Additionally, remind yourself that larger problems within your company don’t arise overnight (though some do). Most problems become big problems because they have been neglected for too long. A major part of creating a CI culture at your company is the willingness to address the small issues before they become something bigger.
Creating lasting changes in your company requires time and dedication. Short-term solutions cannot produce long-term results, and long-term solutions take time to create. Pace yourself and be patient, results will come.
Step 7: Measuring the Impact
The final step to implementing CIP into your business is measuring the impact, or ROI. This can be done multiple ways across multiple channels.
It is estimated that only 1 in 10 improvements has a direct, positive financial impact right after implementation; however, if the company sees the impact over time it is a worthwhile change. Putting systems in place to track the financial ROI of a change in the company will help in later decisions regarding the change and will make a measurable bottom line impact.
An average of 1 in 4 improvements show an immediate return in time saved. The time saved through improvements can sometimes be very difficult to measure, but often becomes apparent within the first weeks of implementation. Are your employees accomplishing more in their workday through new systems they are using? Are payments taking shorter periods of time to be verified or paperwork less time to be processed? These changes are very concrete and can be measured against previous data.
Employees are the backbone of a company and the responses you receive from your employees are vital for measuring improvements. Are you retaining employee engagement and loyalty through your changes? Conduct company-wide surveys and host meetings with the employees most effected by the changes. Employees work harder for a company that values their opinion.
How have the changes in you company impacted your customers? Are they pleased or not? Are they returning as a result of the changes or not? Reviews, surveys, and focus groups are guaranteed to deliver truthful responses from your customers. Often, companies release a beta version of their product to receive feedback while the product is in development. Hearing from your customers is the best way to improve a product.
As with all good things, CI comes with its set of challenges. As stated above, not every company is in a mindset to implement CIPs into their business model. There may be a lack of communication and no unity of purpose between departments. Issues that should be of paramount importance may not be on your radar. These are all things that must be addressed in Step 1: Creating a Culture.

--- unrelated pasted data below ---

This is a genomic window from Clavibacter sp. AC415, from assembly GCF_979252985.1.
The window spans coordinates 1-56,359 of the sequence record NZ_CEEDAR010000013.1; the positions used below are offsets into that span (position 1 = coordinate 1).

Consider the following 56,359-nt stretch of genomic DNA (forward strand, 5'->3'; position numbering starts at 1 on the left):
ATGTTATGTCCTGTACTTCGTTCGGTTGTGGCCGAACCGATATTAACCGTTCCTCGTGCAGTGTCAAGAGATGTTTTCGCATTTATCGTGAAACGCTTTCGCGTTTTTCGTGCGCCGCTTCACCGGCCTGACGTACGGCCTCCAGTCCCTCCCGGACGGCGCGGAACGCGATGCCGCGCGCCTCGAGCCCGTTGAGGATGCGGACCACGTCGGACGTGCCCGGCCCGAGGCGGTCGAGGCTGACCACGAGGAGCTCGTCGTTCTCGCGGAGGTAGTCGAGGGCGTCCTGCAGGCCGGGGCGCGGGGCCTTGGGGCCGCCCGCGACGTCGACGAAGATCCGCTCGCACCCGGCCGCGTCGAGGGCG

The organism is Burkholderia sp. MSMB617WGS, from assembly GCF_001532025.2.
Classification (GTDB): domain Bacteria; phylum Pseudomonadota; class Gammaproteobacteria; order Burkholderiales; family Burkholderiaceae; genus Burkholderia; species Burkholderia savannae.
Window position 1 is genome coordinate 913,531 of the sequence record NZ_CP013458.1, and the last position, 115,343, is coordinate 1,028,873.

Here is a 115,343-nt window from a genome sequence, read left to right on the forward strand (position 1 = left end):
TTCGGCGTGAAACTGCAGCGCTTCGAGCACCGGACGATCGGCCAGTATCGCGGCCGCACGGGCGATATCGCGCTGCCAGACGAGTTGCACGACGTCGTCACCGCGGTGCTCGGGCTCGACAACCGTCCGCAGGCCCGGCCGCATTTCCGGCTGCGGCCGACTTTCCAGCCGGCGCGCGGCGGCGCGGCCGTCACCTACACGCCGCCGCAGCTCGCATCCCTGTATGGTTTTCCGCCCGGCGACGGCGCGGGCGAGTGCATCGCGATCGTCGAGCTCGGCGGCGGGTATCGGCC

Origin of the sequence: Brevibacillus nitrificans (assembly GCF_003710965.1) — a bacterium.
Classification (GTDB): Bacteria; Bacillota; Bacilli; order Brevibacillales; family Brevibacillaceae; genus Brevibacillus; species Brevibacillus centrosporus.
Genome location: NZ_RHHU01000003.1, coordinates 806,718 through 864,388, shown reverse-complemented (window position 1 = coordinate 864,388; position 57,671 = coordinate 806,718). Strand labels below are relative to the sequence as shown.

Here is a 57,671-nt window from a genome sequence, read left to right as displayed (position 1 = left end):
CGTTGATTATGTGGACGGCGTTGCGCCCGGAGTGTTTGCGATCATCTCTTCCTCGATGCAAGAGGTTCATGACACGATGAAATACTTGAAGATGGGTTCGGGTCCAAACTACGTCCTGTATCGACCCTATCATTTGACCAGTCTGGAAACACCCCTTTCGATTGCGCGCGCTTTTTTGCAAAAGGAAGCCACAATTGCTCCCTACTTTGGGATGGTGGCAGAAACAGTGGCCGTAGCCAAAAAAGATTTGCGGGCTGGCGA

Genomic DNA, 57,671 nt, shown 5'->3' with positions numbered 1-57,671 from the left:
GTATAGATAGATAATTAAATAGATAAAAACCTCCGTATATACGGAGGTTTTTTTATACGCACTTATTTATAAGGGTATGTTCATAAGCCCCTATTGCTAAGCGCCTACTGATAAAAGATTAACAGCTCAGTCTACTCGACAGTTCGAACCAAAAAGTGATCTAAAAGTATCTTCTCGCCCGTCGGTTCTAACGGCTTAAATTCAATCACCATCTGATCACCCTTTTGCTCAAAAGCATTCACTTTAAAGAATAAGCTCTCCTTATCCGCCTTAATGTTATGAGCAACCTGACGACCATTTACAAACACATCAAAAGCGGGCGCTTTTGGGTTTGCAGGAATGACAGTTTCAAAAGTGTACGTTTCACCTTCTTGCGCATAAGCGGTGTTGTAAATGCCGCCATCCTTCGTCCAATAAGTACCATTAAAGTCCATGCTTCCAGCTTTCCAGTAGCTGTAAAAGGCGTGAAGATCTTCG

It is also important to acknowledge the difference between changes and improvements. Not all changes are improvements; that is where Step 7: Measuring Impact becomes vital. Not every change will yield the results it was initially thought to yield. Success is not a guarantee, but with practice, the ratio of successes to failures will tip in your favor.
Resources are another factor that becomes a roadblock in CI. No business has infinite resources, even the successful ones. The difference is that successful businesses know where to use their resources and where to save their resources.
Practice smart resource allocation and make the changes your business needs when the resources are available. Additionally, when securing funding for a new project, be absolutely sure of the ROI.
In The End
The purpose of a CI approach to business is to create stronger business practices, better products and services, and, overall, a better business. A successful business model needs to acknowledge the need for, and embrace the practice of continual improvement. In implementing CI business-wide your business will become accustomed to healthy change and will grow as a result.
Experience in continual improvement is key; the more you practice searching out and improving aspects of your company the more attuned you become to finding those issues and making the changes. Don’t be a company that mimics best practices, be the company that defines the best practices.